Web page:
“The market is not my benchmark. My benchmark is zero.”

    I’m in my 40’s so my target allocation in bonds is 40%, and the rest is in dividend stocks or index funds. I view my dividend stocks the same way I view my index funds. By that I mean I invest in them passively, and when markets are “seeminlgy” down I purchase more shares or buy more index fund units. I’ve taken profit on some stocks, and I’ve been lucky in most of my picks (not all), but I certainly don’t see index investing as the only way to make money.

    I’ve come to the conclusion regardless of what strategy you embrace, that buy and hold for the long term is the only way to reap the rewards of your efforts. I even have mutual funds with great ROI becuase I have held them for the long term. Those who flirt in and out of the market becuase of “economic indicators” or whatever reason, are fooling themselves and often wrong. And those mistakes can be costly.

    Cheers
    The Dividend Ninja

  9. I didn’t think too much about many of Balance Junkie’s arguments, however, I do have a concern about the Couch Potato Strategy which concerns when/how rebalancing occurs.

    I take that there are 2 general strategies for rebalancing, (i) periodic – with no consideration of how the assets are performing, and (ii) a ‘value’-like approach, where rebalancing is done when holdings move outside of the pre-determined allocation, say by 5%.

    The argument against (i), like general arguments against dollar-cost averaging show that these methods DO work, only in bull markets, and that they under-perform lump sum investing in declining markets.

    Strategy (ii) also has pitfalls, specifically, this strategy assumes that the assets you select show some level of uncorrelatedness. There is some research showing how correlation coefficients can change dramatically over time, so there can be times where perhaps, we shouldn’t/needn’t hold bonds at all, if they begin moving in closer alignment to stocks. Many Potatoes follow the tenant that as one asset class increases/decreases, that the other assets are ‘valued’ better, which may not be true.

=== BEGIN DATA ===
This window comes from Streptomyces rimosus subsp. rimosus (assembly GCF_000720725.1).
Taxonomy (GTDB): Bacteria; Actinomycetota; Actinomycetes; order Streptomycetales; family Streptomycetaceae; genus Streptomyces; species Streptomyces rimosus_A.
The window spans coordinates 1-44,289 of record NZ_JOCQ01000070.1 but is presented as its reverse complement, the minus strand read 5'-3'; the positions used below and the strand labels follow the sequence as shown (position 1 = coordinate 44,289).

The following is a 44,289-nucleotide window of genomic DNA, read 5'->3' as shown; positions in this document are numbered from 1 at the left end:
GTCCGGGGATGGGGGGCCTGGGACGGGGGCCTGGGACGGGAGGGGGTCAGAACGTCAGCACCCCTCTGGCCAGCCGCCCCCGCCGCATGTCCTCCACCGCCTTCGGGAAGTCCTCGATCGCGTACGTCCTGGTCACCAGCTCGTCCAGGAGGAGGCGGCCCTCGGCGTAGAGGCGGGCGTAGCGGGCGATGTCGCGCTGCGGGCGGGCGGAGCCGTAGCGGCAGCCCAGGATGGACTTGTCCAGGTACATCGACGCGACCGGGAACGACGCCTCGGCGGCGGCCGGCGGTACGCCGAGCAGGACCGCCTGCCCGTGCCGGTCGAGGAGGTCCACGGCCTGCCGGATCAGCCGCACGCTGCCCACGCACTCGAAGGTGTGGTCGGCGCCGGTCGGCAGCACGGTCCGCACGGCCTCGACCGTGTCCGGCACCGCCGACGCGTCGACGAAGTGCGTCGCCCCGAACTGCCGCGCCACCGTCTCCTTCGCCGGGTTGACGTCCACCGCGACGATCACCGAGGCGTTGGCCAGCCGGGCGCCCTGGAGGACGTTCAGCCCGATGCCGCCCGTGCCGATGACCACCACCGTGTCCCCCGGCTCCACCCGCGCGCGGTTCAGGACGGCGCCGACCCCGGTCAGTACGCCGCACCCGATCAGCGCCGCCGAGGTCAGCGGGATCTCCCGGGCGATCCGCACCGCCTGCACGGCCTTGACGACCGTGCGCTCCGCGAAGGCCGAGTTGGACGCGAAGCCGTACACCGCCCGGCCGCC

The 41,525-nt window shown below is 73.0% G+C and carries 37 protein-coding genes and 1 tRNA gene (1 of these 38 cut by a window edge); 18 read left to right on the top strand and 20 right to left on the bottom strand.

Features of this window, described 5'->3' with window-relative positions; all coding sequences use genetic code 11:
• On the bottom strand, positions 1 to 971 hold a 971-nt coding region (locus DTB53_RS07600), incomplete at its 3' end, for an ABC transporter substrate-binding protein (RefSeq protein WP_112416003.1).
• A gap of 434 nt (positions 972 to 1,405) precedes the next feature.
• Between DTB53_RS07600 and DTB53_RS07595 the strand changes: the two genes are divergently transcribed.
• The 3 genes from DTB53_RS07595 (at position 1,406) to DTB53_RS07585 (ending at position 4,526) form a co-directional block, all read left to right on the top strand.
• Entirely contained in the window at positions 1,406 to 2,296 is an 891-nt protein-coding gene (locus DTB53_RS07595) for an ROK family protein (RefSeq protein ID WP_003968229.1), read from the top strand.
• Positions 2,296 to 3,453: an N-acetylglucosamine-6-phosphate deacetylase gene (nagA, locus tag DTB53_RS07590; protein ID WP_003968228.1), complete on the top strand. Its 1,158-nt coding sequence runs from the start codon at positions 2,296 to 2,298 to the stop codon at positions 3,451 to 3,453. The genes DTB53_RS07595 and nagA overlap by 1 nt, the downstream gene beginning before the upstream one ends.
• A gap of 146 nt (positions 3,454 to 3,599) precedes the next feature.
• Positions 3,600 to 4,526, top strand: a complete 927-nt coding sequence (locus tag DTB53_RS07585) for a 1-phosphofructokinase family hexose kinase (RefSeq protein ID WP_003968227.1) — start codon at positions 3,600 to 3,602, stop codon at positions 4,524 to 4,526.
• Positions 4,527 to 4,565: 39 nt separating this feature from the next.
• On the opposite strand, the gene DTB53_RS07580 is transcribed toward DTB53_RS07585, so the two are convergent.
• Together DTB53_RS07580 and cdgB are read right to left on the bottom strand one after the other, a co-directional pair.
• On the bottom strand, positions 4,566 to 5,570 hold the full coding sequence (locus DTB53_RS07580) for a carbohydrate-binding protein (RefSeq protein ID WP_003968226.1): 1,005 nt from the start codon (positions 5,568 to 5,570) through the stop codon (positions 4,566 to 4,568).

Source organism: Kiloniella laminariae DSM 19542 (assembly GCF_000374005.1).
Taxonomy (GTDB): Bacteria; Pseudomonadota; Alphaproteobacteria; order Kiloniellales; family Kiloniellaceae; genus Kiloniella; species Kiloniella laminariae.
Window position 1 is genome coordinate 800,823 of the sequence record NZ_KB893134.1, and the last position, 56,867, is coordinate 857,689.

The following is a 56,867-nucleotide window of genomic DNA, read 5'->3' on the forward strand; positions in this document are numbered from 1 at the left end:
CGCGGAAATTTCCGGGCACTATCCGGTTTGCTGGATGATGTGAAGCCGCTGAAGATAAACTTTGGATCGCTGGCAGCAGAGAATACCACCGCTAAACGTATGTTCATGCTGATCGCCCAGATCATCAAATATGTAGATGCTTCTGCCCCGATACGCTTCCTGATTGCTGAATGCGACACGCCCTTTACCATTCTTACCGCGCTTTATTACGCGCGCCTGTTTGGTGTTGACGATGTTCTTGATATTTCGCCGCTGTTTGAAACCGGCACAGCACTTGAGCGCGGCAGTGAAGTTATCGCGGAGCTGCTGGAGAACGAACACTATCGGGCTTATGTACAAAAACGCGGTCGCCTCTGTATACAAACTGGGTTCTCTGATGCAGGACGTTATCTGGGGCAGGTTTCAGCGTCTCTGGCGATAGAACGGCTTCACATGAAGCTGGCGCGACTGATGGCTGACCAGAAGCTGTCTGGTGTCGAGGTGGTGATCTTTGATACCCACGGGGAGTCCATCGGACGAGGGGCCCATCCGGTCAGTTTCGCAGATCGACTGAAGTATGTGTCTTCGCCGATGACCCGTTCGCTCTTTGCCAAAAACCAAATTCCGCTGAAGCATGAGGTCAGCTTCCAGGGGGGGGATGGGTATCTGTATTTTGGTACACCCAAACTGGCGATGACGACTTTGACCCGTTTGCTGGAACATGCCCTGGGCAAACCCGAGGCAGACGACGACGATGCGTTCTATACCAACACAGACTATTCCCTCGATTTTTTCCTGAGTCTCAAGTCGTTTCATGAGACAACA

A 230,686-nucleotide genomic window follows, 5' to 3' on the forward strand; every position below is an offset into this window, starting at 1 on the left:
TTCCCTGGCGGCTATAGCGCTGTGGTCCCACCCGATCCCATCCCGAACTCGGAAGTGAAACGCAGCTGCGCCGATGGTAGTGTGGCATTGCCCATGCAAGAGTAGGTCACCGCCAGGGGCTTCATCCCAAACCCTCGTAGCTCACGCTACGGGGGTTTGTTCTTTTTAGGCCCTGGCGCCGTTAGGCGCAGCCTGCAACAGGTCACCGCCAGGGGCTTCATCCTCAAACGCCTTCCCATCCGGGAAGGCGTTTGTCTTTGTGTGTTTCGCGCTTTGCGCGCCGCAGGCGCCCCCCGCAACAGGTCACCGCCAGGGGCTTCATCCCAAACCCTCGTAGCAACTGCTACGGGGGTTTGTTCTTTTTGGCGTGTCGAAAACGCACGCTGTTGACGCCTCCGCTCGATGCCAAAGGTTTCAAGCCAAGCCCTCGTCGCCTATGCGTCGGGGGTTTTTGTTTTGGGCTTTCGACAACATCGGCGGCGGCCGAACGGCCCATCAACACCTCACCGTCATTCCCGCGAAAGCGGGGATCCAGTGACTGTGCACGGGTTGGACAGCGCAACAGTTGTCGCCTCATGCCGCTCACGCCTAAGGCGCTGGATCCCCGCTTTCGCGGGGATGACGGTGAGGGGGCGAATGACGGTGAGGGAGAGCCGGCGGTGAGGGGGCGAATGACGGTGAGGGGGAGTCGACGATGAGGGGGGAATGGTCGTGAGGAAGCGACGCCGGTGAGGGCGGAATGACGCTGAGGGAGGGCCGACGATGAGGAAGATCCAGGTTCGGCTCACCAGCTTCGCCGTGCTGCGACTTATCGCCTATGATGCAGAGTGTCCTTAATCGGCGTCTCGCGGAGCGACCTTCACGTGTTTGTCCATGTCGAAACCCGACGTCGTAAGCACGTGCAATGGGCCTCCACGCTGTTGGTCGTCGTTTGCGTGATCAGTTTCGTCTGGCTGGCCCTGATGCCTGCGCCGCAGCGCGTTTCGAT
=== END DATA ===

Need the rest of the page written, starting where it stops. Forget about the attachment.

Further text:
The questions for Potatoes is whether these two factors can significantly alter their returns. These discussion always separate two groups, stock picker/market timers vs. ‘passive investors’, but surely there are further sub-classifications within each group. Someone holding onto a Couch potato portfolio, diligently DVA’ing may suddenly be holding a portfolio of closely correlated assets, and lose much of the benefits they assume to hold.

    • @Sampson: I haven’t seen studies comparing periodic rebalancing versus threshold rebalancing. But I have seen studies on how often to rebalance and the answer IIRC was that once every couple of years. I would imagine that threshold-based rebalancing would work out a little better in volatile market conditions but that’s just a guess.

      Yes, correlations can vary over time but I haven’t seen anything indicating that bonds and stocks have gotten so correlated that diversification is not useful anymore. In fact, stock-bond correlations in the US are decreasing. Even a correlation of 0.5 is low enough to make diversification useful. The last I checked the correlation between US stocks (without currency hedging) and Canadian equities is around 0.5 (don’t hold me to this because this is off the top of my head), so there is lot of diversification benefits even between different stock markets.

      http://www.portfoliosolutions.com/f-correl.html

      I think in some ways we are over thinking here because who knows what future correlations will turn out to be. The point is those who have a diversified portfolio should rebalance once in a while. They should pick a method and stick to it. Only with the benefit of hindsight will we know which method was better.

  10. I recently saw an article (not research mind-you) suggesting stock-bond correlations over the past 6-12 months was actually as high as 0.8.